Betway to pay UKGC for VIP failures

Online sportsbook and casino Betway has been told to pay a record £11.6 million by the UK Gambling Commission (UKGC).

The previous highest-ever penalty package given to a UK operator was £7.8 million, which had to be paid by 888casino in 2017.

Betway will pay a total of £11.6 million consisting of £5.8 million payment in lieu of a financial penalty, which will be directed towards delivering the National Strategy to Reduce Gambling Harms, and will divest a total of £5.8 million, the majority of which to go to victims where it has been found, or could reasonably suspected to be, proceeds of crime.

Failing to protect players 

According to the UKGC, its investigation had showed that Betway was guilty of letting £5.8 million of questionable origin flow through the business.

The Commission found Betway to be particularly irresponsible when it came to player protection. One individual reportedly had £8 million’s worth of deposits accepted over a four-year period, losing £4 million in the process. Their account had been designated as a potential risk on 20 occasions.

Meanwhile, there was a separate case in which an unemployed gambler lost £700,000 over three years. That person had deposited £1.6 million. The operator used “open source”, unverified information as evidence they could afford these bets.

Repeat problem gamblers 

On another occasion, Betway accepted £494,000 from someone who had 11 different accounts with the operator. This individual had signed up to a gambling exclusion register in the past.

Richard Watson, Executive Director of the UKGC, had the following to say about Betway’s actions.

“The actions of Betway suggest there was little regard for the welfare of its VIP customers or the impact on those around them.”

He continued with the following.

“As part of our ongoing programme of work to make gambling safer we are pushing the industry to make rapid progress on the areas that we consider will have the most significant impact to protect consumers. The treatment and handling of high value customers is a significant piece of that work and operators are in no doubt about the need to tackle the issue at speed.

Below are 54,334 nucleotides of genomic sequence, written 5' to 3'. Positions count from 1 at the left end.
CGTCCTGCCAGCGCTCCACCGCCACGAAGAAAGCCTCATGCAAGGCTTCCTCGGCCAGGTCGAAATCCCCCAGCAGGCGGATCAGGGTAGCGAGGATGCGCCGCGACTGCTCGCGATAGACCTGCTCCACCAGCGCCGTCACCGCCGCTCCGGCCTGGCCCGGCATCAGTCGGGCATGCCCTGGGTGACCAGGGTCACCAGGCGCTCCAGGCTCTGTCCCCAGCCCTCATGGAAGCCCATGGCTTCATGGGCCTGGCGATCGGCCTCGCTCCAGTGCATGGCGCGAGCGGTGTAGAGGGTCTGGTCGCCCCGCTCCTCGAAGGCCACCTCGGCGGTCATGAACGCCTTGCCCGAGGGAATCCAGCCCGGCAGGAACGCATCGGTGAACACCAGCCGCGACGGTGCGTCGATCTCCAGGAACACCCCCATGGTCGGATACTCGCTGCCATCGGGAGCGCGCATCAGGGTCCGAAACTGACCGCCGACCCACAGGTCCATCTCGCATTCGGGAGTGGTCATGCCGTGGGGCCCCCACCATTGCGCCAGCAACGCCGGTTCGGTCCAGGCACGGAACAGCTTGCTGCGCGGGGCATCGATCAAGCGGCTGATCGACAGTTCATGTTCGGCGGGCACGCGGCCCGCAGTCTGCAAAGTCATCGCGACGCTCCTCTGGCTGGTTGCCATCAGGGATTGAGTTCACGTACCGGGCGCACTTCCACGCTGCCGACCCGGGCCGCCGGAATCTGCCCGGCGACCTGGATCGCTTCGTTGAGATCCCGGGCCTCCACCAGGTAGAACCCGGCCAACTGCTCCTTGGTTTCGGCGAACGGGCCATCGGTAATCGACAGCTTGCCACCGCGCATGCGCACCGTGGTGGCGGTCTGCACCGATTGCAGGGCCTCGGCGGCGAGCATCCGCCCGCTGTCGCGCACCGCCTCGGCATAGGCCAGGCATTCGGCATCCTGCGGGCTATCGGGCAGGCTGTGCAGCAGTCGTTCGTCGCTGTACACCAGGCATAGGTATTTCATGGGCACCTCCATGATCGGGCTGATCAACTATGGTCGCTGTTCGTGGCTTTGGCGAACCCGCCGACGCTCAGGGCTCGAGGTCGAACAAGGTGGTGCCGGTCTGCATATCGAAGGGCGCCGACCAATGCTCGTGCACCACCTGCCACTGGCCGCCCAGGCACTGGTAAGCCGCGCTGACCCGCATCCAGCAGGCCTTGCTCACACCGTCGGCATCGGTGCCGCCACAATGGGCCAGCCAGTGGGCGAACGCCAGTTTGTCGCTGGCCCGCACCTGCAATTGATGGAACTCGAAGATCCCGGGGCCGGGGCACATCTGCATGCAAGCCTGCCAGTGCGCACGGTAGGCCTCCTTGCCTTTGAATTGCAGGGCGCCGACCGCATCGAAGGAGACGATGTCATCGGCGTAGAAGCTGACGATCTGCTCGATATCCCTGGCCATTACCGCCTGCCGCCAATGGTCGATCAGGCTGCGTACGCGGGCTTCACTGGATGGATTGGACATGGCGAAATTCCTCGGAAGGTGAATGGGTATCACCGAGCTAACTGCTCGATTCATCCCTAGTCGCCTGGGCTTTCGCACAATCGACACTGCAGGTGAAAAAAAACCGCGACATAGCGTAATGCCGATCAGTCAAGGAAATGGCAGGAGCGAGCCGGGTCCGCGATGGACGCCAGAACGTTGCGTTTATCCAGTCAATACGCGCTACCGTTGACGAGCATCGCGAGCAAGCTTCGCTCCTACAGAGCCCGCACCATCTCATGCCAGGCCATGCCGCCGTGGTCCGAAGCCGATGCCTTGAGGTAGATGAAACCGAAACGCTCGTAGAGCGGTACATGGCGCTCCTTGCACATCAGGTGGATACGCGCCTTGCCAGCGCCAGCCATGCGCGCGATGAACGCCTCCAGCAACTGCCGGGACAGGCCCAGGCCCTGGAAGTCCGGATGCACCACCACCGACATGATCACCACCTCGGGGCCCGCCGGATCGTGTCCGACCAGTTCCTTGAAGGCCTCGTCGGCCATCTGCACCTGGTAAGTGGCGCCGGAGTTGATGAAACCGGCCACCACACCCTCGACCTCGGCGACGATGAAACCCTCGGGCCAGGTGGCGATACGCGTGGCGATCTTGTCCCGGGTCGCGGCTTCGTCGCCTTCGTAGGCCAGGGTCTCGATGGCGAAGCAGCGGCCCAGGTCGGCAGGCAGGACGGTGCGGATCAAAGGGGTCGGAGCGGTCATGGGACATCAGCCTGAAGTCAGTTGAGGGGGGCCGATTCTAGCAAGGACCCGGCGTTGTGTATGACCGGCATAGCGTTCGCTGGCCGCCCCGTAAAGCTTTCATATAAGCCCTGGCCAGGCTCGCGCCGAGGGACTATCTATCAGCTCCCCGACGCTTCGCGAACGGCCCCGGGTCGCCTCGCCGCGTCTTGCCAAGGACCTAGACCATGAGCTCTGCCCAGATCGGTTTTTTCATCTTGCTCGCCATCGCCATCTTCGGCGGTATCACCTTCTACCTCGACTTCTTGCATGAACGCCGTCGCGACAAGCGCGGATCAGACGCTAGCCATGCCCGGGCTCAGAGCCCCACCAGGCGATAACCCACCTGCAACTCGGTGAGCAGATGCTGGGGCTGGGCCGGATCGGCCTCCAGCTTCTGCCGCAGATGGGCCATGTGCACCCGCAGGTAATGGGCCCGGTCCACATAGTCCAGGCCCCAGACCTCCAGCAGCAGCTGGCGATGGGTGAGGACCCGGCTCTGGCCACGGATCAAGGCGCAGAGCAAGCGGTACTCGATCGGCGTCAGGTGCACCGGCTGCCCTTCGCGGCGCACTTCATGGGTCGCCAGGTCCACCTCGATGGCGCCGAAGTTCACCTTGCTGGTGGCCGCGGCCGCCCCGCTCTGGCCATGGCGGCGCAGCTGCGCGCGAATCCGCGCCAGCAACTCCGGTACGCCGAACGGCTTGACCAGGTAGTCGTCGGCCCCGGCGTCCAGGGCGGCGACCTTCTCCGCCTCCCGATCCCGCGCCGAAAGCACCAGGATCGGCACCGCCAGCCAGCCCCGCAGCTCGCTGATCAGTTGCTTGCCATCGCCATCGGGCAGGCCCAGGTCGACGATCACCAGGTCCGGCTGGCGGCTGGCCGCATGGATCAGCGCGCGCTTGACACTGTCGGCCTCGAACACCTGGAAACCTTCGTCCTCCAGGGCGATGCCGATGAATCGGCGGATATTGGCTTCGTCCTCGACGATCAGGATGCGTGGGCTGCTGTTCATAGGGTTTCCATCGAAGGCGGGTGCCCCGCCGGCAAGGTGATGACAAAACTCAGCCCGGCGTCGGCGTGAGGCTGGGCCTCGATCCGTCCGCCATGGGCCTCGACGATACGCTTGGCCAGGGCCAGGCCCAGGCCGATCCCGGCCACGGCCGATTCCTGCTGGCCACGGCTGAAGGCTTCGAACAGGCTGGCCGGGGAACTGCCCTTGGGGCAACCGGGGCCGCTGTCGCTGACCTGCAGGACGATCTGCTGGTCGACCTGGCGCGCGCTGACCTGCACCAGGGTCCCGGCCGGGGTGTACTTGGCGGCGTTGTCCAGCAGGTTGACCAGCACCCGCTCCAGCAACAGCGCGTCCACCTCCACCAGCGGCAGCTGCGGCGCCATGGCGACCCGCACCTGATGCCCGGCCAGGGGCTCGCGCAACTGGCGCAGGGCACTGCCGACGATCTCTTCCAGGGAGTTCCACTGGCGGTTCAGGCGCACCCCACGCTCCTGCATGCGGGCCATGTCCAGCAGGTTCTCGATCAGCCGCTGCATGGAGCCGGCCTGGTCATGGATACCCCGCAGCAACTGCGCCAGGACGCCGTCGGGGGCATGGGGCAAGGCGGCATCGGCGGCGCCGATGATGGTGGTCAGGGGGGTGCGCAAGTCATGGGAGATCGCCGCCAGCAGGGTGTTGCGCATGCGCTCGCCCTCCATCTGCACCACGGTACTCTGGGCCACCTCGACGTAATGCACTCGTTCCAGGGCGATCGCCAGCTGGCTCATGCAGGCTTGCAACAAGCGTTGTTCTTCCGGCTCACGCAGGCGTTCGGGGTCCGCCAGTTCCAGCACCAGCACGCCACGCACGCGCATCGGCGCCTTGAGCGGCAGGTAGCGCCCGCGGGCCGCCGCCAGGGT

“We have set tight deadlines for when we expect to see progress and if we do not see the right results then we will have no choice but to take further action. This case highlights again why progress needs to be made.”

Others not happy with the result 

Despite the size of Betway’s fine, some people are far from happy. Labour MP Carolyn Harris is one of these.

She launched a scathing attach on both the UKGC and Betway, as was printed in a Guardian article.

“Just how exploitative has a gambling company got to be before the Gambling Commission suspends their licence?” she said.

“Betway’s fine for calculated and deliberate manipulation of VIP customers is paltry in comparison with the damage they will have caused to those caught in the web of VIP inducements.”

Harris also referred to the UK gambling industry as “morally bankrupt”.

The previous largest penalty packages saw 888 pay over £7.8m for failing vulnerable customers, Daub Alderney pay £7.1m fine for anti-money laundering and social responsibility failures, William Hill pay £6.2m penalty package for systemic social responsibility and money laundering failures and Ladbrokes Coral Group pay £5.9m for past failings in anti-money laundering and social responsibility.

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